An occupation can provide a great sense of stability. However, it can be shattered by a termination. While one would hope that a termination or layoff is carried out justly, that unfortunately isn't always the case.
"Desperate Housewives" star Nicollette Sheridan will soon begin a new trial that will continue her wrongful termination lawsuit filed in 2010. The original suit claimed that Sheridan was fired from the ABC hit series after complaining about show creator Marc Cherry hitting her in the head during an argument. The star sued ABC, Touchstone Television and Cherry for $20 million.
However, the jury was unable to reach a decision after being locked in an 8-4 decision favoring Sheridan, resulting in a mistrial. Later, in 2012, a decision from an appeals court said Sheridan was not fired, but instead the studio decided to simply not renew her contract. The basis for the new trial has yet to be given.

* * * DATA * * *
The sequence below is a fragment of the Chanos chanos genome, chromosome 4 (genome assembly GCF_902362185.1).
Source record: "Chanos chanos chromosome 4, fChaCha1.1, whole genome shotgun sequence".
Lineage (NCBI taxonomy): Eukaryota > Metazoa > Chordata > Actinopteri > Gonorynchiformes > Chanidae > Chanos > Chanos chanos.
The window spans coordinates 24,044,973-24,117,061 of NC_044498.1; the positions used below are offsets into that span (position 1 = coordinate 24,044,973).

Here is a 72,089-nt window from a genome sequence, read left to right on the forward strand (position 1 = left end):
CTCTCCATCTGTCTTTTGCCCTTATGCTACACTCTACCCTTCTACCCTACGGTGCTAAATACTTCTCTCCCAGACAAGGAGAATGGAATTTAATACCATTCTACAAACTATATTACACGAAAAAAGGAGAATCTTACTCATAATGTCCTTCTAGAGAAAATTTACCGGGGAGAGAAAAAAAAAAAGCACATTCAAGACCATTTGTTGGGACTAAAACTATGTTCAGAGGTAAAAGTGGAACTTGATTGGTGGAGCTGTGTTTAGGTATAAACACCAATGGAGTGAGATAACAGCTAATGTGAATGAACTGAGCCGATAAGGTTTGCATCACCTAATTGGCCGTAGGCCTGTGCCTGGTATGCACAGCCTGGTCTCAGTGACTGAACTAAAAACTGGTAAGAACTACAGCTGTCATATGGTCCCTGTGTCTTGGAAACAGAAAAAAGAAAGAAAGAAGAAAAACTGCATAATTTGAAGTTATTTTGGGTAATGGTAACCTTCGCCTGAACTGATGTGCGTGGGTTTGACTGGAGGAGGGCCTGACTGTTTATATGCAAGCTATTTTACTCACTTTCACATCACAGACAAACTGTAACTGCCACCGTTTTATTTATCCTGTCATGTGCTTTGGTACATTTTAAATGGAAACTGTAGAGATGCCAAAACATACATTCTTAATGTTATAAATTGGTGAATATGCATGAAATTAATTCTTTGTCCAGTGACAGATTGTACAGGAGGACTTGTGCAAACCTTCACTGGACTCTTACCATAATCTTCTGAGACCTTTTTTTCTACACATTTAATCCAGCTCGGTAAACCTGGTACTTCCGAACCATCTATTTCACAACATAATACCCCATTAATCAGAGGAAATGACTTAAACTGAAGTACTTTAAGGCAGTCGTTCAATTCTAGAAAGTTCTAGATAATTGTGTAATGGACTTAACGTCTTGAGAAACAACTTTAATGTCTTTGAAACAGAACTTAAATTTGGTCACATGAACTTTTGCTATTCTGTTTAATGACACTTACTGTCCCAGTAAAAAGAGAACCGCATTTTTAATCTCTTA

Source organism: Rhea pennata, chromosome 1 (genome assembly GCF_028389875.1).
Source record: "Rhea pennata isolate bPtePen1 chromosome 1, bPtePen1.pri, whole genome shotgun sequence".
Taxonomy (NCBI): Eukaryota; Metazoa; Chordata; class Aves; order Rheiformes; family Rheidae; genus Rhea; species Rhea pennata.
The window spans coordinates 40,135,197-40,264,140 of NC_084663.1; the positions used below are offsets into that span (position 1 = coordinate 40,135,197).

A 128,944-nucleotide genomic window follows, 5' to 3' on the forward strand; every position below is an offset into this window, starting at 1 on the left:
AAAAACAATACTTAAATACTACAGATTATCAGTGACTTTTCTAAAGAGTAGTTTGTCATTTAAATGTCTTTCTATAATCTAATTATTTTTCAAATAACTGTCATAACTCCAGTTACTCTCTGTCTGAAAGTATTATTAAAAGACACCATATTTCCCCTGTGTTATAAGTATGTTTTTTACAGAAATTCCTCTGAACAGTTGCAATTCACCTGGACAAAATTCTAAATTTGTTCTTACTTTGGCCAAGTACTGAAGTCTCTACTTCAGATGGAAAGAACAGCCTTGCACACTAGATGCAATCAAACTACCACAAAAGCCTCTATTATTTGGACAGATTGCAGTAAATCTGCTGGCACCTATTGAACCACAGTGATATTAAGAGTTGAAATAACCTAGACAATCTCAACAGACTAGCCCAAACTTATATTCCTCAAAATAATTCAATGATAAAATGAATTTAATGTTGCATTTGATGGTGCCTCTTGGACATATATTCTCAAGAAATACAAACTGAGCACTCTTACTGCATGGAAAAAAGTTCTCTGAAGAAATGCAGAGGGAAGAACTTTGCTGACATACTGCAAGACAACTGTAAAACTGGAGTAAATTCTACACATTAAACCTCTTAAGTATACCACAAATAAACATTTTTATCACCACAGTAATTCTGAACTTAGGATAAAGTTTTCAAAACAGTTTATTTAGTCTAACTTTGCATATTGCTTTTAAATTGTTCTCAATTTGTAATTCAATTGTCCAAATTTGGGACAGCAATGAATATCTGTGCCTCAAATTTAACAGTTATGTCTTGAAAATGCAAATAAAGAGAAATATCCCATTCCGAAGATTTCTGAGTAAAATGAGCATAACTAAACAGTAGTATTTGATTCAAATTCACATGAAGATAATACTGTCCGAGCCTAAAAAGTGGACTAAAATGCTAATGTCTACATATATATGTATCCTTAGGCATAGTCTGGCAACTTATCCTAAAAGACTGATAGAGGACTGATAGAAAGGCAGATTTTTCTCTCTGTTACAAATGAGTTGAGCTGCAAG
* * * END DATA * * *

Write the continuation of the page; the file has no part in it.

While Sheridan's firing and subsequent complaint would be filed under a termination as a result of retaliation from a complaint against an employer, there are other instances which may qualify as a wrongful termination as well. With the assistance of an experienced attorney, an employee can determine whether sexual harassment, contract breach, violation of labor laws or any other factors contributed to the termination. If the proper evidence is collected and presented, an employee may seek punitive damages and even the reinstatement of the position.
While the television star continues to fight her legal battle, keeping the rights of an employee in mind is important for Ohio citizens. While one would hope that they never have to be examined as part of a wrongful termination trial, having general knowledge of the rights and the wherewithal to seek legal guidance if necessary can lead to a just outcome.
Source: 13abc.com, "Nicollette Sheridan gets new Desperate Housewives trial," Sadie Gennis, Jan. 30, 2014